Techniques for Facilitating Virtual Meetings
I know…there are SO MANY articles and blogs right now about virtual meeting facilitation. And many of them are helpful! What I want to do is offer you some specific techniques that are easy to implement so that you can do something different at your very next meeting. I’ll put these into three categories: FUN, ANTI-FUN, and PRACTICAL.
Feeling like a “Zoombie”? Virtual meetings are so prevalent today that they can be emotionally and physically draining and, dare I say, boring. You probably heard that Citi Group is declaring Friday as a Zoom Free Day – and I’m guessing there was a significant sigh of relief from many employees! So here are four techniques I use to have more fun in Zoom meetings that are quick, easy, and don’t require a lot of work from anyone:
1) Have participants wear their favorite hat and tell us why
2) Have a “theme” and ask participants to create and use a Zoom background that reflects that theme (favorite vacation spot, pets, family)
3) Ask your participants to share a photo (enable share screen for all) and talk about that photo for 30 seconds.
4) Request song selections from each participant (with some guidelines) and play those songs at the beginning, during breaks, or as background when they are working in your meeting
Anti-Fun (AKA Dysfunctional)
The main reasons virtual meetings become frustrating or boring is because of dysfunctions in the group. We’ve all seen the “worst Zoom meetings ever” and read hysterical stories of people going to the bathroom with video on…but I’m talking about the common dysfunctions. Dysfunction can be avoided by anticipating it and then reacting to it (to learn more about dealing with dysfunction, you can take one of our online courses or our Essential Facilitation Skills training).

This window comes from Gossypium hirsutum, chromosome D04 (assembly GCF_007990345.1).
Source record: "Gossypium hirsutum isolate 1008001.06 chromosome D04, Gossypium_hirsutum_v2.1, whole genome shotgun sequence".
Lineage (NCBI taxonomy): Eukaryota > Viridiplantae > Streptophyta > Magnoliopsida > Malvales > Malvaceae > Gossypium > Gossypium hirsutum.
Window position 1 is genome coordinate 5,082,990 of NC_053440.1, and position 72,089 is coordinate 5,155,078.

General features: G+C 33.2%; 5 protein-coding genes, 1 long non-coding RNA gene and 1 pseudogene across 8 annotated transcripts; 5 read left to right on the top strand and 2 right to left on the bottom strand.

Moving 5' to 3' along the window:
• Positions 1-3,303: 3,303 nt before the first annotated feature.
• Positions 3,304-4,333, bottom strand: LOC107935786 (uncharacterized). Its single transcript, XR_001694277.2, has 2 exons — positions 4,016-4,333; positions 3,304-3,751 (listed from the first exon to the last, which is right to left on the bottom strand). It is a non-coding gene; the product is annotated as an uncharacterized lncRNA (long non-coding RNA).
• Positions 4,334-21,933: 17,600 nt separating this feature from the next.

Anticipating it: use ground rules, plan engagement exercises, have ideas at the ready for when it happens
Reacting to it:
1) Not paying attention: take a break, play music, call on people by name in a round robin, have participants stand and stretch
2) Not participating take a break and ask them how you can help, change type of interaction (chat, breakroom, raise hands, round robin, rotating charts, write it down, post it notes, etc)
3) Oversharing/overtalking/dominating the conversation: set good ground rules, change the way you ask for feedback
4) Not on camera: depending on your ground rules, send them a request to turn on camera; set up an exercise that requires camera (waving of hands, wearing a hat)
As a virtual facilitator, it is important that you have Plan A, Plan B and Plan C. So, ask yourself: what are the worst-case scenarios that might happen? Then plan for all those scenarios. The best idea is still the least obvious
- Have a second facilitator/producer on the virtual meeting with you. I prefer to have someone who can also help facilitate so if you have breakout rooms your ‘second’ can step up. In our work, our second facilitator also is responsible for the full notes and reports so the lead facilitator can focus on facilitating an awesome meeting.
- Have multiple ways to connect. I use three: my regular computer is my main connection, then my phone is my second, and then I have a backup computer just in case!
- Make sure the focus is on your facilitation. Not your background, not your dog, not your problems…but on the facilitation. That means having a great camera, an amazing backdrop or background photo, and strong handouts/presentations.
We do have a live webinar training for virtual facilitation that will prepare you to become a Certified Virtual Facilitator™ with INIFAC, and we also have an online course you can take at your own pace and on your own time! If we can help build your facilitation skills in any way, please let us know!